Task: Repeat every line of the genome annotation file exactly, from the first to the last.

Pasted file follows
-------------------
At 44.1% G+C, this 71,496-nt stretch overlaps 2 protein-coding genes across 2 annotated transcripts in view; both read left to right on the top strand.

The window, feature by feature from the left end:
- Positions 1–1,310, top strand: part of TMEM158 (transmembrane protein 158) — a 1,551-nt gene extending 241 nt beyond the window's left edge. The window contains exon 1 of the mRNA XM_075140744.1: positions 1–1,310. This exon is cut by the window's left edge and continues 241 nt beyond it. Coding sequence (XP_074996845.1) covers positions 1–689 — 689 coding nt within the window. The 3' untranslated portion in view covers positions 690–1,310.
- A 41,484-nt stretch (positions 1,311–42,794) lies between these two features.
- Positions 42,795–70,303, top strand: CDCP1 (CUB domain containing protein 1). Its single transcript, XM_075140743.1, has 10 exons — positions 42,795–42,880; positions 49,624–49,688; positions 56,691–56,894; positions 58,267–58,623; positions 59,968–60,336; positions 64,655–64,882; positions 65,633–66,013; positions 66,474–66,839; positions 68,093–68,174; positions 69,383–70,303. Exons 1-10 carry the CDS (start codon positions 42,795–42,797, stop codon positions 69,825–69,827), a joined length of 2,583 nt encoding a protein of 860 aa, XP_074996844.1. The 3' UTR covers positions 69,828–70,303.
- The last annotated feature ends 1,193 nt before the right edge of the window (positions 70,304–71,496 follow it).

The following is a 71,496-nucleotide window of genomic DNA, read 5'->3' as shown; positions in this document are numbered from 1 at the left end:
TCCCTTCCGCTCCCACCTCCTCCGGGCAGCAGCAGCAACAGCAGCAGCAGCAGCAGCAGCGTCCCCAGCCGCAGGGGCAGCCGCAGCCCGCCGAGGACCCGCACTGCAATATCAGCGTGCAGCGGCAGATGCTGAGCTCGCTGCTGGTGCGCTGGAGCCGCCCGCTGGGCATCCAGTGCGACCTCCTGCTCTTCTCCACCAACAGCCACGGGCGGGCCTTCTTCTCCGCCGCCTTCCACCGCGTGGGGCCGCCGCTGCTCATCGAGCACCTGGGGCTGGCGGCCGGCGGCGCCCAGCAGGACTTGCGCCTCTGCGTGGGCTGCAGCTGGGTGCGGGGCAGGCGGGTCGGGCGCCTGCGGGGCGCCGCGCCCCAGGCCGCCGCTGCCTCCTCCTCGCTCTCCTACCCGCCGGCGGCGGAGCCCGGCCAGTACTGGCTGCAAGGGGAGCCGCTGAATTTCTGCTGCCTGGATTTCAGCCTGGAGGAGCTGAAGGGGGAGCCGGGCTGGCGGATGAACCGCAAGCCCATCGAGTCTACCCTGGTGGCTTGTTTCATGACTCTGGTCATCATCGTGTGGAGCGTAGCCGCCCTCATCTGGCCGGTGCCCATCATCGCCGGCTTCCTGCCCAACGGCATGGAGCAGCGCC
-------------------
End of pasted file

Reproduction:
At 44.1% G+C, this 71,496-nt stretch overlaps 2 protein-coding genes across 2 annotated transcripts in view; both read left to right on the top strand.

The window, feature by feature from the left end:
- Positions 1–1,310, top strand: part of TMEM158 (transmembrane protein 158) — a 1,551-nt gene extending 241 nt beyond the window's left edge. The window contains exon 1 of the mRNA XM_075140744.1: positions 1–1,310. This exon is cut by the window's left edge and continues 241 nt beyond it. Coding sequence (XP_074996845.1) covers positions 1–689 — 689 coding nt within the window. The 3' untranslated portion in view covers positions 690–1,310.
- A 41,484-nt stretch (positions 1,311–42,794) lies between these two features.
- Positions 42,795–70,303, top strand: CDCP1 (CUB domain containing protein 1). Its single transcript, XM_075140743.1, has 10 exons — positions 42,795–42,880; positions 49,624–49,688; positions 56,691–56,894; positions 58,267–58,623; positions 59,968–60,336; positions 64,655–64,882; positions 65,633–66,013; positions 66,474–66,839; positions 68,093–68,174; positions 69,383–70,303. Exons 1-10 carry the CDS (start codon positions 42,795–42,797, stop codon positions 69,825–69,827), a joined length of 2,583 nt encoding a protein of 860 aa, XP_074996844.1. The 3' UTR covers positions 69,828–70,303.
- The last annotated feature ends 1,193 nt before the right edge of the window (positions 70,304–71,496 follow it).

The following is a 71,496-nucleotide window of genomic DNA, read 5'->3' as shown; positions in this document are numbered from 1 at the left end:
TCCCTTCCGCTCCCACCTCCTCCGGGCAGCAGCAGCAACAGCAGCAGCAGCAGCAGCAGCGTCCCCAGCCGCAGGGGCAGCCGCAGCCCGCCGAGGACCCGCACTGCAATATCAGCGTGCAGCGGCAGATGCTGAGCTCGCTGCTGGTGCGCTGGAGCCGCCCGCTGGGCATCCAGTGCGACCTCCTGCTCTTCTCCACCAACAGCCACGGGCGGGCCTTCTTCTCCGCCGCCTTCCACCGCGTGGGGCCGCCGCTGCTCATCGAGCACCTGGGGCTGGCGGCCGGCGGCGCCCAGCAGGACTTGCGCCTCTGCGTGGGCTGCAGCTGGGTGCGGGGCAGGCGGGTCGGGCGCCTGCGGGGCGCCGCGCCCCAGGCCGCCGCTGCCTCCTCCTCGCTCTCCTACCCGCCGGCGGCGGAGCCCGGCCAGTACTGGCTGCAAGGGGAGCCGCTGAATTTCTGCTGCCTGGATTTCAGCCTGGAGGAGCTGAAGGGGGAGCCGGGCTGGCGGATGAACCGCAAGCCCATCGAGTCTACCCTGGTGGCTTGTTTCATGACTCTGGTCATCATCGTGTGGAGCGTAGCCGCCCTCATCTGGCCGGTGCCCATCATCGCCGGCTTCCTGCCCAACGGCATGGAGCAGCGCC